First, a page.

This study tested the effects of neurocognitive functioning, reading literacy for health-related information and numeracy on the ability to manage a simulated HIV medication regimen. Although studies have found each of these skill areas to be related to medication management, no study to date has evaluated how these skills may relate to one another and to understanding medication instruction. Our findings showed that tests of reading comprehension and mathematical reasoning shared common traits with neuropsychological measures that require working memory, mental flexibility, visual scanning, and organization. This set of executive skills was highly associated with successfully managing the simulated HIV regimen. Similarly, planning skills were demonstrated to be important for completion of this task as well. A number of studies have shown impairment in cognitive function and executive skill in particular to affect medication adherence in individuals with HIV infection.12,43,44
Executive function is a broad term that encompasses a number of higher order skills necessary for independent, goal-directed behavior, including holding and manipulating information in working memory, planning/sequencing multistep tasks, and ascertaining the “big picture” from a complicated set of details.45 Recent studies have emerged to describe the contribution of executive skill to reading comprehension.46,47 Although deficits in single-word decoding, fluency, and reading proficiency explain a portion of reading comprehension deficits, they do not account for all problems with reading comprehension and for those whose single word reading is intact. Studies have shown that children with dyslexia display working memory deficits in both verbal and visual domains.48 Verbal working memory has been linked to reading comprehension across a number of studies49–51 and is thought to “…facilitate comprehension through the availability of ample cognitive resources to simultaneously engage in multiple reading processes including decoding of unfamiliar words, retrieving semantic knowledge of familiar words, recalling previously read text, and anticipating where the passage is going.”47 Moreover, reasoning and critical analysis are also thought to influence reading comprehension52 and those with good reading comprehension are more likely to use cognitive and metacognitive strategies.53 On measures requiring an organized response, children with reading comprehension difficulties tend to produce less organized and less structured copies of geometric figures (similar to the Rey Complex Figure task used in the present study) and require longer planning times on visual problem solving tasks.48,54 Sesma et al.47 demonstrated that executive skills (measured by the Tower of London, and Arithmetic and Digit Span tests that are working memory components of the Wechsler Intelligence Scale for Children) were associated with reading comprehension but not single word recognition in children. Arithmetic measures that require computation and inference of mathematical operands are also strongly associated with attention and working memory. The arithmetic subtest from the Wechsler Intelligence Scales55 contains similar task demands to those of the Applied Problems test used in the present study, with the exception that scoring is based partially on speed of response. In a factor analysis, the arithmetic test loads on an IQ index termed “Freedom from Distractibility” tapping attention, working memory, and organizing skill sets.56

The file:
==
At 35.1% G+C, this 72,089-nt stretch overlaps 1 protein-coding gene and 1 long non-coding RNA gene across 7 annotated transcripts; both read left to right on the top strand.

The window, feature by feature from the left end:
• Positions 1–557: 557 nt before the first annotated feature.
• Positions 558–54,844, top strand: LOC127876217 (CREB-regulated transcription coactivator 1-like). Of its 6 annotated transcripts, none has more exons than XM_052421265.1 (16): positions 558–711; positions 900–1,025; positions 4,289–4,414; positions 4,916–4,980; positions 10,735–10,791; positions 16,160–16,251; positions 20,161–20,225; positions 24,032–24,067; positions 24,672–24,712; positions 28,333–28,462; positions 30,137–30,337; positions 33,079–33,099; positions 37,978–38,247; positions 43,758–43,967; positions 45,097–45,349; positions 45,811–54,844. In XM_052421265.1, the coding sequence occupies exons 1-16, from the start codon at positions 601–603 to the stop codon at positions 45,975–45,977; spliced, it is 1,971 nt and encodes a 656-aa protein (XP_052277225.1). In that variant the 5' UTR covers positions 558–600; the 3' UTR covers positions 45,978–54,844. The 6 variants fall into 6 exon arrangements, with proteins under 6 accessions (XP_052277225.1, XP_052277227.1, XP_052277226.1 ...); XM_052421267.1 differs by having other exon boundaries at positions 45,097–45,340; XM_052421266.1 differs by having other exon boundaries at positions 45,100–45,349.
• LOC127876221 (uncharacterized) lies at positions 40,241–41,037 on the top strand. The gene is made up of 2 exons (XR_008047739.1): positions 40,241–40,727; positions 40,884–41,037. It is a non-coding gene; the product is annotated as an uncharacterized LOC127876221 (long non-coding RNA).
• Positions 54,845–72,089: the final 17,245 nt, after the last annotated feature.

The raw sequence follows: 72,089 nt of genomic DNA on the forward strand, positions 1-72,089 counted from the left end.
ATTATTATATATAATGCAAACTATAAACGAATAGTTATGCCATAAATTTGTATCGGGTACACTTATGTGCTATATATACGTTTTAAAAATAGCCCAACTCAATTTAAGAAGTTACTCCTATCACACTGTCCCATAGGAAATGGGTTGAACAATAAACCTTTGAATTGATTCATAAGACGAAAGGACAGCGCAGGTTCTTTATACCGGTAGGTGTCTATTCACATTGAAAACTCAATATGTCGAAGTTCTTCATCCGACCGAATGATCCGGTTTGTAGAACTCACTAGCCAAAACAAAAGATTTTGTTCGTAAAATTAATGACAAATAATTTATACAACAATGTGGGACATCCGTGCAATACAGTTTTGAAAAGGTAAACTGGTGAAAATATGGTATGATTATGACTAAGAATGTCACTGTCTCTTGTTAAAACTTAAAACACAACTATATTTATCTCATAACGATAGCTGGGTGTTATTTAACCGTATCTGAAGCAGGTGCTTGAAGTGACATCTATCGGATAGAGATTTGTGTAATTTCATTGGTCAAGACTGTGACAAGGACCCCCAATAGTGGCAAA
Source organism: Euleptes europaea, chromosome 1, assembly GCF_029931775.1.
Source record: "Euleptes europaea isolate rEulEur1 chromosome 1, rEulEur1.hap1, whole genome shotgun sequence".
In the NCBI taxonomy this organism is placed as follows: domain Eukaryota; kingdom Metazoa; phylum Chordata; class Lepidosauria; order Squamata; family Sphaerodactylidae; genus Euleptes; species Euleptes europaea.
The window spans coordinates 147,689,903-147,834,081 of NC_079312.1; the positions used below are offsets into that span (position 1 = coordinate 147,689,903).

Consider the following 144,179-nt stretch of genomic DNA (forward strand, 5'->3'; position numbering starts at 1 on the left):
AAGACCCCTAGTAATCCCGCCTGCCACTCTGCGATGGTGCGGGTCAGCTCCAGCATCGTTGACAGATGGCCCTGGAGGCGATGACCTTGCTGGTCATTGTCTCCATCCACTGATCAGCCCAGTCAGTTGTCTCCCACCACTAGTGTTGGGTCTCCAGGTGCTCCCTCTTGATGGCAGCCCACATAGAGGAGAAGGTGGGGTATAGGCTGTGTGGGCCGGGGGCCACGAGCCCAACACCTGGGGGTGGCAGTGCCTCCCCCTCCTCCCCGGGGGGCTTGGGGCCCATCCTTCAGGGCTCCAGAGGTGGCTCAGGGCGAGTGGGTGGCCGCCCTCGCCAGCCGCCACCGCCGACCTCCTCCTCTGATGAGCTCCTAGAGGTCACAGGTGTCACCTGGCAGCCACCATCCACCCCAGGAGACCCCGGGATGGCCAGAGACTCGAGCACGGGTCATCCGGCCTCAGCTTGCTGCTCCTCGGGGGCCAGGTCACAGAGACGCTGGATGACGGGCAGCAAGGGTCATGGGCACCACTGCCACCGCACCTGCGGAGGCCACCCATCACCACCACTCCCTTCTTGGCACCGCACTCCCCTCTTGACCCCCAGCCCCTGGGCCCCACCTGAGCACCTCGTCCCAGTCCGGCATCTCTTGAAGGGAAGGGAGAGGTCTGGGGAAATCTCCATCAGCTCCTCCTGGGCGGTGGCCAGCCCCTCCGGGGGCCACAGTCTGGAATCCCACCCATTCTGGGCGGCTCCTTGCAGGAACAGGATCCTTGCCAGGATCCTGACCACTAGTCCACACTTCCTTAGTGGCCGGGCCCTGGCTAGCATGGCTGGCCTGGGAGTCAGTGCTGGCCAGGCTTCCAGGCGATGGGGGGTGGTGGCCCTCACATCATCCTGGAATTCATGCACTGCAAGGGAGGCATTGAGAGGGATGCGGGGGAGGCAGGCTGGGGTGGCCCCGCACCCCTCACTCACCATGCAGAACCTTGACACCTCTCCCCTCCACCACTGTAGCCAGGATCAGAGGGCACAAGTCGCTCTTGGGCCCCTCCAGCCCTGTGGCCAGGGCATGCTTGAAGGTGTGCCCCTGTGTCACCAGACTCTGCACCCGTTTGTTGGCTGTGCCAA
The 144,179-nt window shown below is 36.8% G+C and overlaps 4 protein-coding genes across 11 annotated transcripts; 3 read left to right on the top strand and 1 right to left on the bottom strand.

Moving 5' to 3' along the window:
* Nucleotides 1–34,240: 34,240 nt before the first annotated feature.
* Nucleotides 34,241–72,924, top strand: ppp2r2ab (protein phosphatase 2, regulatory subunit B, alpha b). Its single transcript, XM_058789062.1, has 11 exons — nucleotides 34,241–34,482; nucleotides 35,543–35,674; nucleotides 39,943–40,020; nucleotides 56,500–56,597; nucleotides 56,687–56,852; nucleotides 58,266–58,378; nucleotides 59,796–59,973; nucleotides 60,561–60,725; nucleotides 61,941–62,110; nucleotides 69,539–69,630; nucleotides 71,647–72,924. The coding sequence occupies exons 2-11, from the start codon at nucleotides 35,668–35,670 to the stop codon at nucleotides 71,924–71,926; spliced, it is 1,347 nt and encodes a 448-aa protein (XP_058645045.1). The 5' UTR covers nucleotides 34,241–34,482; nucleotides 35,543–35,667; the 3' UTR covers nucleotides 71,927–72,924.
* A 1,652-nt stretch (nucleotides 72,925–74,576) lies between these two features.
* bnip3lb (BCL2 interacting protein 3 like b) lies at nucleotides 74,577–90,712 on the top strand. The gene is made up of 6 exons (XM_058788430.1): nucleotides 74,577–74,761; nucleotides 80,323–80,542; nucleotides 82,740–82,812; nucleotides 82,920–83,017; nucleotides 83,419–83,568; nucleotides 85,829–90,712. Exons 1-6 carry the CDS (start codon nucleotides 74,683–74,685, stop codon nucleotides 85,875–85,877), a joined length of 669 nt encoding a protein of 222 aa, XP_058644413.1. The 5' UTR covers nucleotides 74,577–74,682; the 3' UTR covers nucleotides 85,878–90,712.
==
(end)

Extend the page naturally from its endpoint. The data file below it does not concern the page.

This evidence lends support to the present study showing that executive skills are inherently involved in reading comprehension and numeracy. Although planning skill did not load on the same factor as the literacy, numeracy and other executive skills, its association with medication management as well suggests that it too is an important, higher order cognitive process that is necessary to carry out rather complex day-to-day health behaviors such as medication management. In the context of earlier research, a number of studies found the TOFHLA and other reading tests (e.g., the REALM) to be related to medication understanding and adherence.15–20 Moreover, interventions stemming from such findings have used nonwritten communication strategies such as pictorial medication cards, to communicate medication instructions.19 Although these interventions have met with some success, the findings presented herein suggest that successful medication management for low health literate individuals involves a broader and more complex array of skills than only reading ability.